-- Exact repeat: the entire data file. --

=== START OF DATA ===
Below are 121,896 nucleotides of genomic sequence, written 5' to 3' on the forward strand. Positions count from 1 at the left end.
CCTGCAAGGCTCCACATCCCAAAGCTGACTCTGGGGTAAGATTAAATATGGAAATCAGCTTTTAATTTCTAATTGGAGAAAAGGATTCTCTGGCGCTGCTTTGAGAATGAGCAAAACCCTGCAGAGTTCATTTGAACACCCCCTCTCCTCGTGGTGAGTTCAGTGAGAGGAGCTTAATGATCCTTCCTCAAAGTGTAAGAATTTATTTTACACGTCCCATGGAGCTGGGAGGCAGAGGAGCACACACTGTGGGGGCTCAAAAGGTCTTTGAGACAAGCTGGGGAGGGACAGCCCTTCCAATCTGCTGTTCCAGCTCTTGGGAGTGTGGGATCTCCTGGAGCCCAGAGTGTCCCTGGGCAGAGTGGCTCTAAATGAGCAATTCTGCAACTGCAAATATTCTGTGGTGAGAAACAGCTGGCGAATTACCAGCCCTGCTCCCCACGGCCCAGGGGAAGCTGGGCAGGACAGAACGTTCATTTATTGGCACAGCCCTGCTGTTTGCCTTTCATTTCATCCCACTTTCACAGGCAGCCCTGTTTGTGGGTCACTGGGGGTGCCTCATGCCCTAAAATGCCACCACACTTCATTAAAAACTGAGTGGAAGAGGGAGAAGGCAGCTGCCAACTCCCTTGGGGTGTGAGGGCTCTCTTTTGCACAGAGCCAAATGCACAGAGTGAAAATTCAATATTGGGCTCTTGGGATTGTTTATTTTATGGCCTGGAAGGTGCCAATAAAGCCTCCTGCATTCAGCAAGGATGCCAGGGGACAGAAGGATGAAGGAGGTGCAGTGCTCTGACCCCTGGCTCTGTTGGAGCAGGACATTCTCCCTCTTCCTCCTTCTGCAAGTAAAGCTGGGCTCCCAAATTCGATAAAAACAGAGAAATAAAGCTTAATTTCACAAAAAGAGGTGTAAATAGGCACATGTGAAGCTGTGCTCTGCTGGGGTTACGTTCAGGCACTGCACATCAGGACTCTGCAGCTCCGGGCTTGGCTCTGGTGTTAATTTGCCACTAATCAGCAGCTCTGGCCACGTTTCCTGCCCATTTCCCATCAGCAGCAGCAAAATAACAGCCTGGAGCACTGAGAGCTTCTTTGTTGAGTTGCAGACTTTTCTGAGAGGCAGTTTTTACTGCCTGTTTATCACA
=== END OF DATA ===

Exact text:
Below are 121,896 nucleotides of genomic sequence, written 5' to 3' on the forward strand. Positions count from 1 at the left end.
CCTGCAAGGCTCCACATCCCAAAGCTGACTCTGGGGTAAGATTAAATATGGAAATCAGCTTTTAATTTCTAATTGGAGAAAAGGATTCTCTGGCGCTGCTTTGAGAATGAGCAAAACCCTGCAGAGTTCATTTGAACACCCCCTCTCCTCGTGGTGAGTTCAGTGAGAGGAGCTTAATGATCCTTCCTCAAAGTGTAAGAATTTATTTTACACGTCCCATGGAGCTGGGAGGCAGAGGAGCACACACTGTGGGGGCTCAAAAGGTCTTTGAGACAAGCTGGGGAGGGACAGCCCTTCCAATCTGCTGTTCCAGCTCTTGGGAGTGTGGGATCTCCTGGAGCCCAGAGTGTCCCTGGGCAGAGTGGCTCTAAATGAGCAATTCTGCAACTGCAAATATTCTGTGGTGAGAAACAGCTGGCGAATTACCAGCCCTGCTCCCCACGGCCCAGGGGAAGCTGGGCAGGACAGAACGTTCATTTATTGGCACAGCCCTGCTGTTTGCCTTTCATTTCATCCCACTTTCACAGGCAGCCCTGTTTGTGGGTCACTGGGGGTGCCTCATGCCCTAAAATGCCACCACACTTCATTAAAAACTGAGTGGAAGAGGGAGAAGGCAGCTGCCAACTCCCTTGGGGTGTGAGGGCTCTCTTTTGCACAGAGCCAAATGCACAGAGTGAAAATTCAATATTGGGCTCTTGGGATTGTTTATTTTATGGCCTGGAAGGTGCCAATAAAGCCTCCTGCATTCAGCAAGGATGCCAGGGGACAGAAGGATGAAGGAGGTGCAGTGCTCTGACCCCTGGCTCTGTTGGAGCAGGACATTCTCCCTCTTCCTCCTTCTGCAAGTAAAGCTGGGCTCCCAAATTCGATAAAAACAGAGAAATAAAGCTTAATTTCACAAAAAGAGGTGTAAATAGGCACATGTGAAGCTGTGCTCTGCTGGGGTTACGTTCAGGCACTGCACATCAGGACTCTGCAGCTCCGGGCTTGGCTCTGGTGTTAATTTGCCACTAATCAGCAGCTCTGGCCACGTTTCCTGCCCATTTCCCATCAGCAGCAGCAAAATAACAGCCTGGAGCACTGAGAGCTTCTTTGTTGAGTTGCAGACTTTTCTGAGAGGCAGTTTTTACTGCCTGTTTATCACA